Ask “Mr. Music”
Jerry Osborne


DEAR JERRY: I recently attended my first Fiddle Tunes Symposium, all of which turned out to be very helpful since I am still a novice with this instrument.

I heard most of the requisite fiddle classics that everyone plays, such as “Orange Blossom Special”; “Cotton-Eyed Joe”; “Soldier's Joy”; “Uncle Pen”; and “Jole Blon.”

But there is one I didn't know, titled “Back Up and Push.” It seems very popular, especially among Western Swing and Bluegrass fiddlers.

Funny thing is when I asked for some background on this tune, the only thing anyone could tell me is it has been around for ages.

Who had the original hit, and when? Tell me more.
—Ralph Holden, Cypress Gardens, Fla.

DEAR RALPH: “Back Up and Push,” sometimes shown as “Backup and Push,” is one of those timeless standards recorded and performed by many, despite having never been much of a hit for any.

A 1975 single (Hi 2291) by the Bill Black Combo squeaked its way on to the Country charts, but only reached No. 84, and vanished after just five weeks.

Otherwise, nada.

First popularized in live early '40s performances by Bluegrass pioneer Bill Monroe and his band, “Back Up and Push” quickly became one of the tunes fans expected to hear during his shows.

Bill did record the song in 1941 (Bluebird 8988), though playing the 78 at home may not have compared to hearing “Back Up and Push” in concert. Regardless, its success is hard to gauge as C&W chart data would not exist for another three years.

You are right about this number being a fiddle classic; however, equally important on Monroe's rendering is Bill's remarkable mandolin solos.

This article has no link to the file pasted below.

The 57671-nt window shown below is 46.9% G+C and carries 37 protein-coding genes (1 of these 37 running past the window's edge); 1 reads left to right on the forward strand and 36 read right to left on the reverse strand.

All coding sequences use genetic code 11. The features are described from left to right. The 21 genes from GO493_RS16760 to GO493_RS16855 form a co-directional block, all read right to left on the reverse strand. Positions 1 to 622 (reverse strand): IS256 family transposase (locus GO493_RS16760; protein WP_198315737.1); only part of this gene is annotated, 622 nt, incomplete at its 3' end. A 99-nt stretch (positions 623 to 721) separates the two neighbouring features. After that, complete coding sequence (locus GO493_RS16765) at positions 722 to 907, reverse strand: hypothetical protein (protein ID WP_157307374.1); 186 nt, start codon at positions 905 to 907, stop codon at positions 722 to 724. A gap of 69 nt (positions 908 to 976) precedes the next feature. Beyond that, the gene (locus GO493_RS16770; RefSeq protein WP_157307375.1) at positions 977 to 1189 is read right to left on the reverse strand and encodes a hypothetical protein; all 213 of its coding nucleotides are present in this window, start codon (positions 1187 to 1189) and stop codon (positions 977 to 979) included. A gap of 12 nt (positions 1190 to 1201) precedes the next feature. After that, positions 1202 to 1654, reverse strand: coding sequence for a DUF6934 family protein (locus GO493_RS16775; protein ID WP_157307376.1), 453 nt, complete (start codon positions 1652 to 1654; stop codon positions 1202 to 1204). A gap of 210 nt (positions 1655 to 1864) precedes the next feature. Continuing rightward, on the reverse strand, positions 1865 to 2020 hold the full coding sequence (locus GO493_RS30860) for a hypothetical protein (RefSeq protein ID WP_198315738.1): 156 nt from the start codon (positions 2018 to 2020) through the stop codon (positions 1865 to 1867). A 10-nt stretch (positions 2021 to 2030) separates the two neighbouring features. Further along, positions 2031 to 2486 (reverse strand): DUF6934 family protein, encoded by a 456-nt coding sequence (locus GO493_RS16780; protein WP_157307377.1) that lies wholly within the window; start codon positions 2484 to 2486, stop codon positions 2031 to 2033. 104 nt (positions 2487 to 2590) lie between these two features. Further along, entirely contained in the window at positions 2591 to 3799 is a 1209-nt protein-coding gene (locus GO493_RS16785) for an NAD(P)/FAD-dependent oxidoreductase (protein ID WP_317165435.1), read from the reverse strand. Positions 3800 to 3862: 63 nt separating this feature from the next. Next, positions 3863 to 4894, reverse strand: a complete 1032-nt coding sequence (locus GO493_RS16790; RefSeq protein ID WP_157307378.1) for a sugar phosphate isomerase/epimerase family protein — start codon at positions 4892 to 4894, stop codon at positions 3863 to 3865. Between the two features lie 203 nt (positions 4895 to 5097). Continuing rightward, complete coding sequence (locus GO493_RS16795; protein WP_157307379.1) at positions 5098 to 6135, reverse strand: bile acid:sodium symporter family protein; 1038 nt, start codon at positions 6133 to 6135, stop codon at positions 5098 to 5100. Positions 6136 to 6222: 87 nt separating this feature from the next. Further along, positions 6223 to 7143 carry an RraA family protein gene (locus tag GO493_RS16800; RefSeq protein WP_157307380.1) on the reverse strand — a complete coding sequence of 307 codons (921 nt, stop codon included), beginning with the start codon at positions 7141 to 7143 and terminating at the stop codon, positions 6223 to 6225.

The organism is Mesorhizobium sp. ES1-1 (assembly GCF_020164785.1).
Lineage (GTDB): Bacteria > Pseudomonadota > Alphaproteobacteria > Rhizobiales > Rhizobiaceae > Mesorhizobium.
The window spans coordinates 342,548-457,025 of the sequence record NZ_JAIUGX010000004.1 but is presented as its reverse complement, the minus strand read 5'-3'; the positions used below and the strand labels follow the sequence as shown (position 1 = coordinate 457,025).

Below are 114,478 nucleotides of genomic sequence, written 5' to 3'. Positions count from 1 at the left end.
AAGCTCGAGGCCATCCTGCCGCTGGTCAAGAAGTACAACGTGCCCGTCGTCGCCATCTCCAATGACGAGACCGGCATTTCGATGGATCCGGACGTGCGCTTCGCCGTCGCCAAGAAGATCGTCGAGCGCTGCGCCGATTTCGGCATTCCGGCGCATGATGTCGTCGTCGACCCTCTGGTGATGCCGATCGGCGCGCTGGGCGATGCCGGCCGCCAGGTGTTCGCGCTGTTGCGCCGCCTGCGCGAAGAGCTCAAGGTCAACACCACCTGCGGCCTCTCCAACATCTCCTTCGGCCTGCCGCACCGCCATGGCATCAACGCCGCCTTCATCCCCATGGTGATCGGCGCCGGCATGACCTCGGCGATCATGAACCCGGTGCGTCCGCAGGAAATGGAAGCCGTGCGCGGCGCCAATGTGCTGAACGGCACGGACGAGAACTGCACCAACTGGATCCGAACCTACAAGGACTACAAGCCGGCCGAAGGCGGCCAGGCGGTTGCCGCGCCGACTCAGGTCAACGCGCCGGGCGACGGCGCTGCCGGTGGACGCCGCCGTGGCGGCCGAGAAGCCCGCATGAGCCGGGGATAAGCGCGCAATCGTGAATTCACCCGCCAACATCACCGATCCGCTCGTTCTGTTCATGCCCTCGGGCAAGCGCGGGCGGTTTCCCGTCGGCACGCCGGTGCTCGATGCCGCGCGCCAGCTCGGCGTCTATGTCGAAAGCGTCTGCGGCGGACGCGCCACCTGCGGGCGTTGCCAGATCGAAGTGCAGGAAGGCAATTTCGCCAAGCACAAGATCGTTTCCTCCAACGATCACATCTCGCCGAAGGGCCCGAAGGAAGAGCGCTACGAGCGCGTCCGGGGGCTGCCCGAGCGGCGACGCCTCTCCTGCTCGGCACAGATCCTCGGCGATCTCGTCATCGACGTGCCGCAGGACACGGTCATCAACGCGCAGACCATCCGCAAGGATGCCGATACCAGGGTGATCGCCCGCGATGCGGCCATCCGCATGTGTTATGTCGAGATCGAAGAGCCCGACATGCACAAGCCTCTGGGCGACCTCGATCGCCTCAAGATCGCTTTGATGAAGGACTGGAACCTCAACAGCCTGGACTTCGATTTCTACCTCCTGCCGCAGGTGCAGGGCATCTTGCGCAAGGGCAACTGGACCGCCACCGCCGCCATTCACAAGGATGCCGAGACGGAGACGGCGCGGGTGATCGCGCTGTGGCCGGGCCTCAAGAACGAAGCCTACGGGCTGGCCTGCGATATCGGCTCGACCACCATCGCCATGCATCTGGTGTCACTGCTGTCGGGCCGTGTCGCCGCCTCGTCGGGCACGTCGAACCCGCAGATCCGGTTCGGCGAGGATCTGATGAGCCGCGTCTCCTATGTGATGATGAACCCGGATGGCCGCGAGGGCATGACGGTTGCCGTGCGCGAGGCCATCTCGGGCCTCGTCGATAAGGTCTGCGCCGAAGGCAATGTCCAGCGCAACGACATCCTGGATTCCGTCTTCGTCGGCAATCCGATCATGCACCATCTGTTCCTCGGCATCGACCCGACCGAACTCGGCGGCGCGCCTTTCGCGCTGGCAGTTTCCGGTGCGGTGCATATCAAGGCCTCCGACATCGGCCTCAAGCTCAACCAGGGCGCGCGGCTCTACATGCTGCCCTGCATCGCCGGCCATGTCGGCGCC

Dozens more recordings of “Back Up and Push” came out, from the 1940s right into the 21st century.

One recent example is a CD album last year by the Buckaroos, of Buck Owens and the Buckaroos fame. Titled “Backup and Push” (Prime Masters 000SF2F3W), it features a multi-instrument approach to the title track, spotlighting fiddle, steel guitar, banjo, piano, electric guitar, and dobro solos.

You mention “Uncle Pen,” but you may not know that song is really a tribute to Pendelton Vandiver (1869-1932), the real-life uncle of Bill and Charlie Monroe.

Bill acknowledges Uncle Pen's influence thusly:

“Maybe if I hadn't heard him, I'd have never learned anything about music at all.”

DEAR JERRY: My silly little question regards “One Mint Julep,” by the Clovers. I found this song on the flip side of “Lovey,” one of their early '60s hits.

Not being a drinker, I have never known for certain whether the meaning of the song is ONE MINT julep or one MINT JULEP.

Do they identify a julep by the number of mints, or did the guy in the song have just one drink?
—Tina Jenkins, Clinton, Iowa

DEAR TINA: And you think I would know because ... ?

Okay, it is the latter. As the story goes, “I took her home to get a few nips, but all I had was a mint julep [singular]. One mint julep was the cause of it all.”

Having just the one cocktail was probably wise, especially for anyone needing to drive that night.

Your Clovers “One Mint Julep” (United Artists 209), is actually a 1960 remake of their huge hit in 1952 (Atlantic 963).

This track, which reached No. 2, is among 20 consecutive Clovers' chart hits, from 1951 through '56. Of these, 19 made the Top 10, and 11 reached the Top 5, including “One Mint Julep.”


IZ ZAT SO? Knowing most readers would have no idea what, if anything, is meant by the title “Back Up and Push,” the answer may come as a surprise.

Primarily an instrumental, some vocal versions of the tune do exist. From these we find this to be a spiritual number, the message of which is to resist temptation and sin by backing up and pushing away from Satan.

One of many easily accessible “Back Up and Push” videos on features Johnny Cash and June Carter Cash, with June doing the vocal.

Among their numerous other “Back Up and Push” videos is my favorite instrumental, starring award-winning fiddle virtuoso, Ricky Turpin (with Ginny Mac, Devon Dawson, and Todd Fisher).

To view this video just click here!

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